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05-28-09, 08:28 PM #1
Police write 233 tickets before someone notices town's "No Parking" signs are fake
TARPON SPRINGS *— Police blame a local developer for installing "no parking" signs around a popular city restaurant that resulted in 233 tickets being written in a two-year span.
At the same time, acting Tarpon Springs police Chief Robert Kochen acknowledged his department's failure to properly handle the matter in 2007.
"We messed up," Kochen said. "We did not look at this thing like we should have."
In a 23-page report released this week, Kochen said developer Mike Bronson admitted recently to installing the signs along the city's right of way after initially denying it.
"Mike Bronson advised that back around April of 2006 he installed all of the 22 signs due to the parking problems caused by customers of the Tarpon Turtle," Kochen wrote in the report.
Bronson could not be reached for comment.
The investigation was prompted by Commissioner Peter Dalacos, who recently had concerns about how the situation was handled in 2007 during an ongoing dispute over noise and parking at Jack Willie's Tarpon Turtle.
"I'm glad Mr. Bronson admitted to the act and the Police Department has been very proactive in this matter," Dalacos said. "I still have concerns about what action we can take to, at a minimum, have Mr. Bronson reimburse those tickets that were paid."
The report says criminal charges against Bronson would not be feasible at this time, but makes no mention of other possible penalties.
The signs installed by Bronson were mounted on round poles and had no city sticker on the back of them. The city's authorized signs are mounted on galvanized U-shaped poles with holes.
"The Police Department's patrol officers were doing their job and they had no reason (at the time) to believe any of these signs may have been unauthorized by the city," Kochen said.
Tarpon Springs is now working with the Pinellas County Clerk of the Circuit Courts to identify any outstanding parking ticket warrants that may have been issued for nonpayment. The city wants those tickets purged from the system. The city also wants to see if it can "remedy (or reimburse) the fine amounts that have been charged for the tickets."
The parking tickets were $20, with $15 going to the city and $5 going a fund that supports school crossing guards.
During a City Commission meeting earlier this month, Don Alvino, the owner of the Tarpon Turtle, alleged that Bronson was using the "no parking" signs to harass his customers.
Alvino and Bronson were business partners with Alvino initially leasing the Tarpon Turtle from Bronson with a five-month option to buy. In September 2006, Alvino exercised the option and purchased the restaurant for $3.4 million.
Since that time, Alvino says, Bronson has been out to destroy his business.
The investigation of the parking signs led Kochen to conclude that the city made several missteps.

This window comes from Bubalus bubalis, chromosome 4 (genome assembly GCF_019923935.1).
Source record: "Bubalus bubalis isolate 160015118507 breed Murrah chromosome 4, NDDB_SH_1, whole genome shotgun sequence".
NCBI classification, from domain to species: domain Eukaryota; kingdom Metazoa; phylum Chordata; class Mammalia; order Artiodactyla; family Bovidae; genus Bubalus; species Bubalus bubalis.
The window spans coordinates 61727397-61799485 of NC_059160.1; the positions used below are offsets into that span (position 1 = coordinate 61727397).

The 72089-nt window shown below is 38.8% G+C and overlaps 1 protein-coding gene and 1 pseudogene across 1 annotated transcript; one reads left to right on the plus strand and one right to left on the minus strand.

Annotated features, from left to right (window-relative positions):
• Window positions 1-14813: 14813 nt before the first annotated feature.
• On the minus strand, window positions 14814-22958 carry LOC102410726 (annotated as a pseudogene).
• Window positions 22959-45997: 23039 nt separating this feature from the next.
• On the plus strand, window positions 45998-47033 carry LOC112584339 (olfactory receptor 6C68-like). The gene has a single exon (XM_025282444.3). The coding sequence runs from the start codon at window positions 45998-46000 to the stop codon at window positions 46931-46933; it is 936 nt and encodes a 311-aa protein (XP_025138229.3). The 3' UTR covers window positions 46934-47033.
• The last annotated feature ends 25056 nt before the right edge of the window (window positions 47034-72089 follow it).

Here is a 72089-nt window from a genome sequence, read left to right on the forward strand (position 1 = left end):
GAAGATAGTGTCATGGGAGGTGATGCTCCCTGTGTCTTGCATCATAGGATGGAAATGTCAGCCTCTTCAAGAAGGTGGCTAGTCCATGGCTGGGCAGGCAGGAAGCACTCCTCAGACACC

In May 2007, Alvino had a meeting with the head of the city's code enforcement, Ed Hayden, about complaints being lodged against the restaurant. In that meeting, it was learned that the signs were fake.
During the investigation, Bronson told police he received permission from Sgt. Allen Mackenzie, who at the time handled all traffic-related matters involving signs and traffic studies.
Mackenzie, who retired from the department on Feb. 14, 2007, said he had no such conversation with Bronson, the report said.
Bronson was ordered to remove the signs in May 2007, but code enforcement officials never documented the incident and they never followed up.
"Apparently some signs were removed back in May of 2007 at the request of code enforcement, but the issue was not fully resolved because the signs remain there today," Kochen wrote in his report.
"Although I believe Officer Hayden was acting with good intentions, he did make some mistakes in this matter."
Kochen said a traffic study is currently being conducted to see where signs will actually be placed in the area.
For safety reasons, Kochen asked Bronson to leave his illegal signs up until a determination is made for the placement of city signs.
Officers were told not to write tickets in the area until the study is complete. Kochen said the matter will be completed quickly.
But the decision to keep the illegal signs up incensed Alvino, whose business was limited to 177 seats and weekend-only outdoor entertainment at a recent City Commission meeting.
"The city is not pro-small business," he said. "They already have taken away the number of seats I can have, they took away my ability to have outdoor entertainment during the week and now they are depriving me of on-street parking, even though they know the signs are illegal. It just doesn't make sense."
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